Sacco-Miller said Howard was not given permission to do so, and that made all the difference in charges being filed.

Also, Sacco-Miller initially said in her email, “the city of Dixon is not requesting a criminal prosecution in this matter due to the reasons stated above.”

Sauk Valley Media replied with an email question: “Who from the city recommended no charges be filed? Was this in a letter to your office, discussed in person, etc.?”

Sacco-Miller responded, “Telephone discussions with Chief and Attorney and statements made at City Council meetings.”

When asked what statements made at council meetings she was referring to, Sacco-Miller answered: “Basically the statements that were made when [Ortgiesen] resigned that they considered the matter concluded.”

No comments have been made openly by city officials during council meetings regarding charges against Ortgiesen.

Both Police Chief Danny Langloss and City Attorney Rob LeSage said they have not had any conversations with Sacco-Miller regarding a city request.

“The last conversation I had with the state’s attorney and her assistant was that we were going to outsource the case, because the city saw there was a possibility of criminal activity,” said Langloss, who said he was not aware Friday that charges were not going to be filed. “After that, we stayed away from it. We didn’t want to have any influence on it.”

Sacco-Miller corrected herself later Friday in a telephone conversation, saying that with her comments she meant that nobody from the city asked her to prosecute the case.

She said her last call to the city was to ask if there was anything more than credit card invoices to add to the case.

Langloss said the last conversation Sacco-Miller had with LeSage was that the evidence in the invoices would not likely be enough to warrant charges, and LeSage responded “we’ve uncovered all that we’ve uncovered.”

With that said, Langloss said city officials cooperated fully with the investigation.

When asked directly if the city had any influence on the case, Sacco-Miller said “no.”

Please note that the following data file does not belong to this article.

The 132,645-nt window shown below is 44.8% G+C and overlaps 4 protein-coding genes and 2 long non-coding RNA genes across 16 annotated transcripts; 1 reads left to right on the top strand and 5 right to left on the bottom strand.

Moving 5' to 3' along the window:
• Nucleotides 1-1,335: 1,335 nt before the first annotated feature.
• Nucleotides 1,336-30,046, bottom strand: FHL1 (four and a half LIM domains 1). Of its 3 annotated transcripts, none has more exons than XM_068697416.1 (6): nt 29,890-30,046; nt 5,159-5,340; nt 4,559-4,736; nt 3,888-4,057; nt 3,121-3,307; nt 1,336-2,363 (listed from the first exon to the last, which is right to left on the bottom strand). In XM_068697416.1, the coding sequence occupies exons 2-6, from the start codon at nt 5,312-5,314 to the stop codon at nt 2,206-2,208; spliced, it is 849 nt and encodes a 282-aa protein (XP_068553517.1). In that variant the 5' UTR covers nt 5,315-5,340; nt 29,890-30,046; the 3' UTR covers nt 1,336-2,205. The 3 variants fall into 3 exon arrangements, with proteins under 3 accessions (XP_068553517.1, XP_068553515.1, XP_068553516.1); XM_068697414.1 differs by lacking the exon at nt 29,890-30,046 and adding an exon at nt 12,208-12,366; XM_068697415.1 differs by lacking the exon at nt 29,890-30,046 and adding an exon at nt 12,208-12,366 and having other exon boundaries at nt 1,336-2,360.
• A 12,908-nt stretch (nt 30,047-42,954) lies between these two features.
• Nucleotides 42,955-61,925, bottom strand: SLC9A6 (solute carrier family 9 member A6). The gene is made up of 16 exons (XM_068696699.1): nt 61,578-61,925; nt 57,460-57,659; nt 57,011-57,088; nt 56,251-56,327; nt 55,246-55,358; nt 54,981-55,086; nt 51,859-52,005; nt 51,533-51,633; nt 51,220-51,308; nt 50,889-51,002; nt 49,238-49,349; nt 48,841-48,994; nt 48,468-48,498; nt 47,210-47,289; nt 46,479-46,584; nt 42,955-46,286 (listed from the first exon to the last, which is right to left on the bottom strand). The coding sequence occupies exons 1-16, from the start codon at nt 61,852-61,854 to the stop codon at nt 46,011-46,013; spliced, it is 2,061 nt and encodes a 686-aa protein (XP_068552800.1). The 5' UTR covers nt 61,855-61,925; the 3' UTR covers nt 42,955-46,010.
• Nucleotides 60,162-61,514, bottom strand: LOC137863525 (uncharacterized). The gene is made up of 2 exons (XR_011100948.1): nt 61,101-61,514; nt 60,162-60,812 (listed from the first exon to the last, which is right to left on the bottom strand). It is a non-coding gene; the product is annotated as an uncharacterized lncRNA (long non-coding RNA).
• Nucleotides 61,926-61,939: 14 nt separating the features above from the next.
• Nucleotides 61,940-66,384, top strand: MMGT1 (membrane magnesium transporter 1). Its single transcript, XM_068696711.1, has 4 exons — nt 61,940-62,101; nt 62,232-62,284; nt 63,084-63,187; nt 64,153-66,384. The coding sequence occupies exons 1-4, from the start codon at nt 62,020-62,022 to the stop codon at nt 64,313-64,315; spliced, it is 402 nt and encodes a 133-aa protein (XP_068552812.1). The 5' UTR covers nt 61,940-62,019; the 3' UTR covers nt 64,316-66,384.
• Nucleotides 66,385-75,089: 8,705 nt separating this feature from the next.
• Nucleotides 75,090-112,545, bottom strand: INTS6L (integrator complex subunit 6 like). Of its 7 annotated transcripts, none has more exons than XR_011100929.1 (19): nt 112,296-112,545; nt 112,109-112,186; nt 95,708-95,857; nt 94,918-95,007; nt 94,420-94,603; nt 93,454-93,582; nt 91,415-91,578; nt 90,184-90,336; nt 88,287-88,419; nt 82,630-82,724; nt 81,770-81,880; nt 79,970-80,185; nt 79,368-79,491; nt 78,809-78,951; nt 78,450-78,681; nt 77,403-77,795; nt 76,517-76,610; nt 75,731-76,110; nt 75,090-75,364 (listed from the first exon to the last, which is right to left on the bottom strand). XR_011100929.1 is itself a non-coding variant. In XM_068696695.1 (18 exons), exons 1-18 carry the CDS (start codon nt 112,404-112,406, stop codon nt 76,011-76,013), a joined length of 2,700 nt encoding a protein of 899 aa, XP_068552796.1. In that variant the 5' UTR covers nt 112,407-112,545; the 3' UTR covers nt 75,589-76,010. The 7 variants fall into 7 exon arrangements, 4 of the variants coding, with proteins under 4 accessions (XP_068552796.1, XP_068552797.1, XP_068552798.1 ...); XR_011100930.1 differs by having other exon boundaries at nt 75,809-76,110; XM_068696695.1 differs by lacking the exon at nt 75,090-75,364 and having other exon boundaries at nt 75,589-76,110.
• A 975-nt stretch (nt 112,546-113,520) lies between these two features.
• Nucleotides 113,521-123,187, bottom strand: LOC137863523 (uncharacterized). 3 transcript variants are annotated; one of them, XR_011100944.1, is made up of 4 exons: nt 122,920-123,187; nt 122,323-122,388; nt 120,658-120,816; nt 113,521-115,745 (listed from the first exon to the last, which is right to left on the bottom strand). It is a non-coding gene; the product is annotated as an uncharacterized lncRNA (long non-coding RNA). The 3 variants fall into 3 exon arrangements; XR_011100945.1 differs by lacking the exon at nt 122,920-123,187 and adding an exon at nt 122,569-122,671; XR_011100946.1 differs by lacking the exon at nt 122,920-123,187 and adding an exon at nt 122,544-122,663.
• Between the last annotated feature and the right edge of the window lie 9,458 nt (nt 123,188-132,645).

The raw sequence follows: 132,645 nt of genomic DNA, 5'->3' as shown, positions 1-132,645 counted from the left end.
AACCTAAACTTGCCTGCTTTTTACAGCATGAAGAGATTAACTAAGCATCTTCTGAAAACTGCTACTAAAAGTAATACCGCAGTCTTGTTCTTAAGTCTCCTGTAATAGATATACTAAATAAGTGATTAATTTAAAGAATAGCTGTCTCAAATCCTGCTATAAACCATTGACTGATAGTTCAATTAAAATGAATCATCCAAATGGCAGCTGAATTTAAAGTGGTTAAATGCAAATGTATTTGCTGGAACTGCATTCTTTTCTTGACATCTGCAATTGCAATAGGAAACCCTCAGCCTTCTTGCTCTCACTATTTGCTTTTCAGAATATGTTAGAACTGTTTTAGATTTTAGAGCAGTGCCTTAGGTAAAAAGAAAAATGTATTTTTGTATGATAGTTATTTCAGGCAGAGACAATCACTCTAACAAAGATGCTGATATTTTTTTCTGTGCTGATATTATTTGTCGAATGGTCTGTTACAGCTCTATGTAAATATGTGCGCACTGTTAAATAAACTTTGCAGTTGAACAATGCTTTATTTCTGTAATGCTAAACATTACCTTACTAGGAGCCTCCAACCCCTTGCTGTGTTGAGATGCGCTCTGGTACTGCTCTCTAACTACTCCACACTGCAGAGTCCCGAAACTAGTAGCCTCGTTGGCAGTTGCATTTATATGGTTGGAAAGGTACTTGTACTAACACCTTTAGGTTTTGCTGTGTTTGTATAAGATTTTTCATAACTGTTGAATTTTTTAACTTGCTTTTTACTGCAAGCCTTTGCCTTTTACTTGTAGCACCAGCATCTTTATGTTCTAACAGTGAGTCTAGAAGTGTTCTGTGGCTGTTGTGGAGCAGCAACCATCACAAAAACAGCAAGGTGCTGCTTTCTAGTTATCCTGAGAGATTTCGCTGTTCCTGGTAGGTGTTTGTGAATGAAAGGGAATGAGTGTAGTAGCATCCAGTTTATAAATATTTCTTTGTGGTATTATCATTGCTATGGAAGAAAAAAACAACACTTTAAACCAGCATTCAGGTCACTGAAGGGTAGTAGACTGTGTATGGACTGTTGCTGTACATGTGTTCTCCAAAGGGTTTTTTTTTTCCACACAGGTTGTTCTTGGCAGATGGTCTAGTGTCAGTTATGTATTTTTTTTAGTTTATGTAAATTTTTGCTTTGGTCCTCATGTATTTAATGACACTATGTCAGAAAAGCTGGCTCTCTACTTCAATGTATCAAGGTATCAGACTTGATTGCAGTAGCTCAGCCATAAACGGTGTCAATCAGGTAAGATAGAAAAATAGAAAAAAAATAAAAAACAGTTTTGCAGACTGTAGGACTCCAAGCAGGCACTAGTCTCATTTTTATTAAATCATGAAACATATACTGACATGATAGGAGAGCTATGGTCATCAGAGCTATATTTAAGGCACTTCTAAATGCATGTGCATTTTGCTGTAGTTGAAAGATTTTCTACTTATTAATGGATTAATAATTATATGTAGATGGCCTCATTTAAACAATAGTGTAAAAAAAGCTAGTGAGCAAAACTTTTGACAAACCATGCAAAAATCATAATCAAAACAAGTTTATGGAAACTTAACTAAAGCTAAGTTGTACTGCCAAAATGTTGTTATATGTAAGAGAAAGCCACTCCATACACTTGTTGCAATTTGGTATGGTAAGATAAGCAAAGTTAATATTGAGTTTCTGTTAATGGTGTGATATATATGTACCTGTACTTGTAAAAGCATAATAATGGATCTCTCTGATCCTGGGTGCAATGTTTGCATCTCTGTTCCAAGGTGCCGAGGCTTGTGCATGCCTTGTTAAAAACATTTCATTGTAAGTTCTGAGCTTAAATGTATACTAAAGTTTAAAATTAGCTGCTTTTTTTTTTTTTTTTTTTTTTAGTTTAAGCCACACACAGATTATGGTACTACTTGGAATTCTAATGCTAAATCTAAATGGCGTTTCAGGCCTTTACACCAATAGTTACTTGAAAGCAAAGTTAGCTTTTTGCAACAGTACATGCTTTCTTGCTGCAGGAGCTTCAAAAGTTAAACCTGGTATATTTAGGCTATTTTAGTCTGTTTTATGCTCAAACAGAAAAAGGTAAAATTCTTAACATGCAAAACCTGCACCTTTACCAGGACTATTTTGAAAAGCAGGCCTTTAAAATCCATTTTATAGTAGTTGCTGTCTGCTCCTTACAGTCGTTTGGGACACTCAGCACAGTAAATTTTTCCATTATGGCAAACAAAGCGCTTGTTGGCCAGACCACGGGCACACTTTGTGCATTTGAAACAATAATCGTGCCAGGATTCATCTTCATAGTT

Mayor Jim Burke agreed with the state’s attorney’s decision, and said that he did not believe Ortgiesen had a malicious intent.

“It was a mistake on his part,” Burke said. “He did pay it back. ... I can see no benefit with charging him with a crime. He has been punished big time. Loss of job, loss of reputation, which was his own fault, but I don’t think he needs a felony charge on top of all that.

“I know there’s a lot of people in the community that don’t agree with it. There’s a lot of people in the community irritated with Shawn. He was a very, in spite of everything that happened, valuable asset to the community and to the city government.”

Commissioners Dennis Considine and Colleen Brechon agreed.

“It’s a fair decision,” Considine said. “[Ortgiesen] never tried to defraud anyone. He just made a poor judgment.”

“My gut reaction is that I’m very happy with that decision,” Brechon said. “I think it’s a fair thing to do, because there have been a bit of mixed messages given to him.”

Commissioner Jeff Kuhn said he would have been all right with whatever Sacco-Miller decided.

“I’m not thrilled, not sad. It’s just an unfortunate part of government that happened,” Kuhn said. “We just have to move on. I hope Shawn’s able to do that, too.”

Commissioner David Blackburn did not return an email or phone calls. He has said in the past that he will share his public comments at council meetings.

While it did not have a credit card policy before Ortgiesen’s misuse, the city since has adopted regulations that mandate that credit cards must be used for city business.

The mayor or a commissioner is required to sign off on each requisition. Documentation, such as receipts and explanation of charges, must be filed with the finance director, and the city’s credit cards cannot be used for cash advances for any reason.